Washington, DC I was in the audience for the address given by Yemeni President Abd Rabuh Mansour Hadi today at the Woodrow Wilson International Center for Scholars in Washington, DC. He emphasized how Yemen is working with the U.S. and others to combat Al Qaeda in the Arabian Peninsula and other Islamic terrorists, Yemen is implementing the Gulf Cooperation Council (GCC)-sponsored agreement (which Washington supports) for a democratic transition in Yemen, and his new administration (in office just since February 27, 2012) is working to establish peace and security among Yemen’s many disparate groups. As he did in his speech to the UN General Assembly, President Hadi criticized the Assad regime in Syria. President Hadi also accused Iran of interfering in Yemen’s internal affairs, noting that the Yemeni government had rounded up five Iranian spy rings and was in the process of rounding up a sixth.
After the address, he took four questions from the audience before calling an end to the session. In answer to three of them—one on why he didn’t put former President Saleh on trial, another on why he had appointed so many members of Islah (an Islamist party) to office, and a third on what he was doing to ensure the progress of Yemeni women—he indicated that he was acting (or not acting) in accord with the provisions of the GCC-sponsored democratic transition agreement. When asked about the efficacy of the U.S. drone missile attacks on terrorist targets in Yemen, however, the President offered a spirited defense of them.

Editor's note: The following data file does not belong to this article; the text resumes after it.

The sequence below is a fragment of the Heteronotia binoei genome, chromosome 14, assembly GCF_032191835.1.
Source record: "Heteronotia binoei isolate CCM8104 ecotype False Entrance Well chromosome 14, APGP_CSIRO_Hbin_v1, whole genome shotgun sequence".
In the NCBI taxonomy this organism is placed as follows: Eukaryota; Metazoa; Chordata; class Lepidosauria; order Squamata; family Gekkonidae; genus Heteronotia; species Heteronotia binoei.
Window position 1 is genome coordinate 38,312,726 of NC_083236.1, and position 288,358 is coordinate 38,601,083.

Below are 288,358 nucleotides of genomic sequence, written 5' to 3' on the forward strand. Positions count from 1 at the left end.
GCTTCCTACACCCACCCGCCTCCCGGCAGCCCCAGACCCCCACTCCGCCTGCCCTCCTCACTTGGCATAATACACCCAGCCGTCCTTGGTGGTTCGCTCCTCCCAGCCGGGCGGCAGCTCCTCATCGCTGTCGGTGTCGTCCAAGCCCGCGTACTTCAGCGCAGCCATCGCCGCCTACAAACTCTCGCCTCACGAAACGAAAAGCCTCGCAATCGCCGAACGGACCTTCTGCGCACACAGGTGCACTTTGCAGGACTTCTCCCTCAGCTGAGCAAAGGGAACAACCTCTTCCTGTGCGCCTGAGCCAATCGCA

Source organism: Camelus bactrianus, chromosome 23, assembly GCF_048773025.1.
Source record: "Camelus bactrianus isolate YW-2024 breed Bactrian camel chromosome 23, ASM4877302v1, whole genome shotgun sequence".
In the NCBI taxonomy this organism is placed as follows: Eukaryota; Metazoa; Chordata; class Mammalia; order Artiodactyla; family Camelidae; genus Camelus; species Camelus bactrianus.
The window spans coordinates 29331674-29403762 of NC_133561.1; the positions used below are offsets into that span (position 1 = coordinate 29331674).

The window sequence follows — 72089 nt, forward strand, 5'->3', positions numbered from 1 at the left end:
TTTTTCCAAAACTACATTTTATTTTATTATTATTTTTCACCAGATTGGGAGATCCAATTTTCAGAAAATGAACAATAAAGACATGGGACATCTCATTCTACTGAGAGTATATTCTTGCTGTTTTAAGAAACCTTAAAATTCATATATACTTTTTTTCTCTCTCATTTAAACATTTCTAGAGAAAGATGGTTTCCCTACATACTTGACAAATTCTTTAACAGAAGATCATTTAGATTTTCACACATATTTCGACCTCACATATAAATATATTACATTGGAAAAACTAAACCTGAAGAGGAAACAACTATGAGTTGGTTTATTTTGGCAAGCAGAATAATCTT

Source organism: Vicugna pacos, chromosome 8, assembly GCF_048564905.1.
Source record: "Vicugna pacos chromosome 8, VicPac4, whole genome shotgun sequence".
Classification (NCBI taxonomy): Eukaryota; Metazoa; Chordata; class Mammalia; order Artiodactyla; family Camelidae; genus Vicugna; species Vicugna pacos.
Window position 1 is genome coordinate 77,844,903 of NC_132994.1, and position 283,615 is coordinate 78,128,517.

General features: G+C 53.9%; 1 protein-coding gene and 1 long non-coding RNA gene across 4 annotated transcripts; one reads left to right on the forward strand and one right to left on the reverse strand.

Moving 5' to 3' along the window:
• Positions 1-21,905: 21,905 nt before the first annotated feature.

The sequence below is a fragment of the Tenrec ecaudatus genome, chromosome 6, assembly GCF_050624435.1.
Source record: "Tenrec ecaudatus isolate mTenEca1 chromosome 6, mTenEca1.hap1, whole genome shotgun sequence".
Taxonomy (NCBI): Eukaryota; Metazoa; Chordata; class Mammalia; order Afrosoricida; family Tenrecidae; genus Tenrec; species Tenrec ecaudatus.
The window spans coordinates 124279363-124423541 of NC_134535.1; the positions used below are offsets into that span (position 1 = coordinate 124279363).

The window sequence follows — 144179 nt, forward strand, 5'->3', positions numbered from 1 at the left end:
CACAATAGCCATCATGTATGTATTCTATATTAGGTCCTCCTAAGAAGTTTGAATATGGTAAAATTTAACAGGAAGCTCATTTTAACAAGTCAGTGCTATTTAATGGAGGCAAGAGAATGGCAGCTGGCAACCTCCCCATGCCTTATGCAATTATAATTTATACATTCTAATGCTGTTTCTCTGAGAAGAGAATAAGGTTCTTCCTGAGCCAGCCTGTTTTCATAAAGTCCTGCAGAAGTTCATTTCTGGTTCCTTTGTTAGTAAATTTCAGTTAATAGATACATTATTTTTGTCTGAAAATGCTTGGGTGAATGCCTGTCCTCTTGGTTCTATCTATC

The U.S. Government was undoubtedly well pleased with everything President Hadi had to say. Indeed, his address appeared especially designed to please the U.S. Government. Still, though, it seems doubtful that Yemen will become completely democratic under the plan sponsored by the GCC since none of its member governments (Saudi Arabia, Kuwait, Bahrain, Qatar, the United Arab Emirates, and Oman) is democratic or even aspires to be. Further, blaming Iran for Yemen’s problems risks drawing attention away from—and not addressing—their primary causes: Yemen’s deep-seated poverty and internal divisions. Tehran certainly did not create these.
Compared to the problems currently being experienced by Egypt, Libya, Bahrain, and Syria, the political transition in Yemen appears to have gone rather well so far. But things have a way of going badly in Yemen. Concerted efforts on the part of the new Yemeni government, Yemen’s GCC neighbors, and the West will be needed to make sure that they do not.